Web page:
Federal Emergency Management Agency (FEMA) handles many tasks including Floodplain issues.  

Information below are some frequently asked questions regarding floodplain and flood insurance.

Processing Letters Of Map Amendment Or Revision

Help! I'm closing tomorrow, and I've just been told by my lender that I have to buyflood insurance. But my surveyor says my property isn't in thefloodplain.  What can I do?

Why Won't My Lender Take My Surveyor's Word?
The Flood Insurance Rate Maps (FIRMs) and Flood Hazard Boundary Maps (FHBMs) portray the Special Flood Hazard Areas (SFHA), within which the purchase of flood insurance is required as a condition of obtaining a mortgage from a federally backed or federally regulated lending institution.  The lender must use the boundaries of the SFHAs shown on the flood maps to determine if the mandatory purchase of flood insurance applies. Thus, even though a site survey may indicate the property location is above the Base Flood Elevation (BFE), and is technically outside the floodplain, if the map indicates that the site is within the dark-shaded SFHA, the lender must require the purchase of flood insurance. The requirement to purchase flood insurance is a condition of any federally backed mortgage loan, including second mortgages, home equity loans, and refinancing of existing loans.

Why Is The Flood Map Wrong?
The flood maps are made usin g the best available topographic information. And the accuracy of the flood maps is dependent upon the accuracy of the topographic information used to develop the flood maps.  It is possible, therefore, that land that is high ground is shown as flood-prone, and some low areas are erroneously shown to be outside of the floodplain.  In addition, FEMA may not know that a developer has brought in earth fill to elevate a building site above the BFE.

What Is FEMA Going To Do About It?
FEMA created the Letter of Map Amendment (LOMA) and Letter of Map Revision Based on Fill (LOMR-F) processes to correct and change the flood maps (FIRMs and FHBMs) to reflect actual ground survey s or better topographic mapping. The Letters are issued by FEMA officially removing lots, portions of lots, or structures from the SFHA or changing the boundarie s of the SFHA. These letters are dated and sent to the applicant and are also filed with the municipality  or county within which the property is located. In the case of a LOMA, the property or building site is removed from the high risk flood zones designated by the letters A or V, and placed in the less risk-prone flood zones designated as B, C or X, that are not considered to be SFHAs.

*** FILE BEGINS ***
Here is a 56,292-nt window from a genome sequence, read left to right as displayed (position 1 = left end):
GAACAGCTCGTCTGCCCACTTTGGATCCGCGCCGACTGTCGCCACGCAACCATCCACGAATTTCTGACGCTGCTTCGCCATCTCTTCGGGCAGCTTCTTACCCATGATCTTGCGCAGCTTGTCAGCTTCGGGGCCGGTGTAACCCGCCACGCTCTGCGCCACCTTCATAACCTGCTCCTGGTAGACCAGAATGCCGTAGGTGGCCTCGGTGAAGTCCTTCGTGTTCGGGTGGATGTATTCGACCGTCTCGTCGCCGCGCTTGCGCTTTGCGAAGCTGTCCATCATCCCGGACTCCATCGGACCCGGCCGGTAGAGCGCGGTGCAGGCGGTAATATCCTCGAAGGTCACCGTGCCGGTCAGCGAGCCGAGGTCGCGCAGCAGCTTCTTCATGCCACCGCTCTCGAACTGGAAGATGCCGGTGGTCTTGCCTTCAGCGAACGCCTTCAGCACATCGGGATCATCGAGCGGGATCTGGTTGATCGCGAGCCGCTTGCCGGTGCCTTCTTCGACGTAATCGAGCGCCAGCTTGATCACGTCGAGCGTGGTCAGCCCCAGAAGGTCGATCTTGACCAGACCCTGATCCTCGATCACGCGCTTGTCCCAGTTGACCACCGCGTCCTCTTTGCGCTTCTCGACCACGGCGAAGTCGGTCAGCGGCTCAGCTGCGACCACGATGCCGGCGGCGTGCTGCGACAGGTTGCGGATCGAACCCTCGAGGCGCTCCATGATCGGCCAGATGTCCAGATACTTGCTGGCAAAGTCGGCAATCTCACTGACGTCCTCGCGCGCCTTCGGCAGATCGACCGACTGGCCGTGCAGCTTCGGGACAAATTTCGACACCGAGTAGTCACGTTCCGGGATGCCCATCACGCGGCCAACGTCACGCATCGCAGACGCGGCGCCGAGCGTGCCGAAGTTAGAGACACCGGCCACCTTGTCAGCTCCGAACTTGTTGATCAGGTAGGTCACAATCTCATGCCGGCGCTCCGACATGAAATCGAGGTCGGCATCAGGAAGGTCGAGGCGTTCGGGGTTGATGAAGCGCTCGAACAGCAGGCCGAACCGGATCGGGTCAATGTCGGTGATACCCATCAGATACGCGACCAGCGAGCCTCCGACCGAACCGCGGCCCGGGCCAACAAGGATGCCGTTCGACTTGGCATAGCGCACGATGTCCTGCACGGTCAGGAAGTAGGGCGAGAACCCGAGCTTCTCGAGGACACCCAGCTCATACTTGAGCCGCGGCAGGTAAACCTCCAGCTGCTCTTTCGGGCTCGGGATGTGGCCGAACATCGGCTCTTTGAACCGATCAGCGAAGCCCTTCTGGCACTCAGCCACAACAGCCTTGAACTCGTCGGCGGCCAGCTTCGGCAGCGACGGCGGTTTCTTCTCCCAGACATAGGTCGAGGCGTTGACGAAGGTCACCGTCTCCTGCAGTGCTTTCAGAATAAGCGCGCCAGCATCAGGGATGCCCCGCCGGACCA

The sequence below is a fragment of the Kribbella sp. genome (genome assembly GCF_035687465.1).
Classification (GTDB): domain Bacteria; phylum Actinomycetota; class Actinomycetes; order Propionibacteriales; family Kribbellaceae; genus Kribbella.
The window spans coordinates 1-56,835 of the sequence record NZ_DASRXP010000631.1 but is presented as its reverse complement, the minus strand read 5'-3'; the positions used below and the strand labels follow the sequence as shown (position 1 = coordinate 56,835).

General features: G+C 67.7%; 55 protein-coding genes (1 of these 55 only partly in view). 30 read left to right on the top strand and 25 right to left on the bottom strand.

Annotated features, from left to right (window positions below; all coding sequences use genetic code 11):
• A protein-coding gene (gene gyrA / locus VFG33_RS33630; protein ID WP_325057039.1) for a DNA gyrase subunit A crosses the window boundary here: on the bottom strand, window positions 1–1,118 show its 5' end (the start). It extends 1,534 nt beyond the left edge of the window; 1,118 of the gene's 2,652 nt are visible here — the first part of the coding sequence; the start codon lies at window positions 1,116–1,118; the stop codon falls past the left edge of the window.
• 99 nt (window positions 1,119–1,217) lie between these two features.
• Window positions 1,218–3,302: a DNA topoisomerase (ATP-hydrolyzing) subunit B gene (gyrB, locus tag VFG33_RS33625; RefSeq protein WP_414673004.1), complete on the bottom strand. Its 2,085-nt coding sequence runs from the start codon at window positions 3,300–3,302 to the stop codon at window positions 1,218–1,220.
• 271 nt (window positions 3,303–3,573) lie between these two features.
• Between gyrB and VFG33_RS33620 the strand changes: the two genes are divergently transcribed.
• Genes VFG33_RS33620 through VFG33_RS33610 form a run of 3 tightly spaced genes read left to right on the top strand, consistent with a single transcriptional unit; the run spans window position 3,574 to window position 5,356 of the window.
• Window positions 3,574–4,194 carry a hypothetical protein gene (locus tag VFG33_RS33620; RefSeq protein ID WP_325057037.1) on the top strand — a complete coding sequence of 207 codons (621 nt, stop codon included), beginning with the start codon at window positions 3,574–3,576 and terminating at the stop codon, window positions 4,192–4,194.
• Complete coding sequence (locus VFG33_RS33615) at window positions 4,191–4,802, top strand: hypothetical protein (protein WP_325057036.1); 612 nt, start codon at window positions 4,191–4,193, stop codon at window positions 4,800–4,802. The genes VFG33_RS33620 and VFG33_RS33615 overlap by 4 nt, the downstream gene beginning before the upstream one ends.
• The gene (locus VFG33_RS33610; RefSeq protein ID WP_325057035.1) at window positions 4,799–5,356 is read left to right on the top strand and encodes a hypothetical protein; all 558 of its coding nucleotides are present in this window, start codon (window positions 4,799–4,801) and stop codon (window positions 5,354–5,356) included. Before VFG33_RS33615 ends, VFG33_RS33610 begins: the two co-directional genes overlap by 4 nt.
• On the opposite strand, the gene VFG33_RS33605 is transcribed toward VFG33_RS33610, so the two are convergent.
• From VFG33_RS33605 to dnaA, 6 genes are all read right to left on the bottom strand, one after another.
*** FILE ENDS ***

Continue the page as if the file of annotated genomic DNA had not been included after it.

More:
When a LOMA or LOMR-F is issued removing a building site or lot from the SFHA, the mandatory insurance purchase requirement is lifted. However, the lender always has the option of requiring the purchase of flood insurance as a condition of the loan. For example, the proposed site might be just a few inches above the BFE, so the lender feels that there is still a threat of flood damage to the property -their interest.  On the plus side, once the flood zone has been changed to the B, C, or X zone, the building may qualify for a Preferred Risk Policy, the least expensive flood insurance policy available.

Processing Letter Of Map Amendement Or Map Revision Based On Fill

Letter of Map Amendment (LOMA): This is used to amend the effective flood map by letter and establishes a property's location in relation to the SFHA based on detailed elevation surveyin g and/or topographic mapping of natural conditions.  If the entire property or the building site, including the lowest floor of the building is above the BFE, FEMA can amend the FIRM or FHBM by letter to remove the lot or building from the SFHA.

Letter of Map Revision Based on FiJI (LOMR-F): When fill has been placed on the property to raise the lot or building site to an elevation that is above the BFE, FEMA can revise the FIRM or FHBM by letter to remove the raised area from the SFHA. This is a man-made change to the floodplain.

How Do I Obtain a LOMA or LOMR-F?
A property owner may apply for a LOMA or LOMR-F by using FEMA Form MT-I or MT-EZ. These forms are available from the FEMA Map Assistance Center by calling the toll-free number 1-877-FEMA-MAP (1-877-336-2627). They may also be downloaded here.

How Much Does It Cost?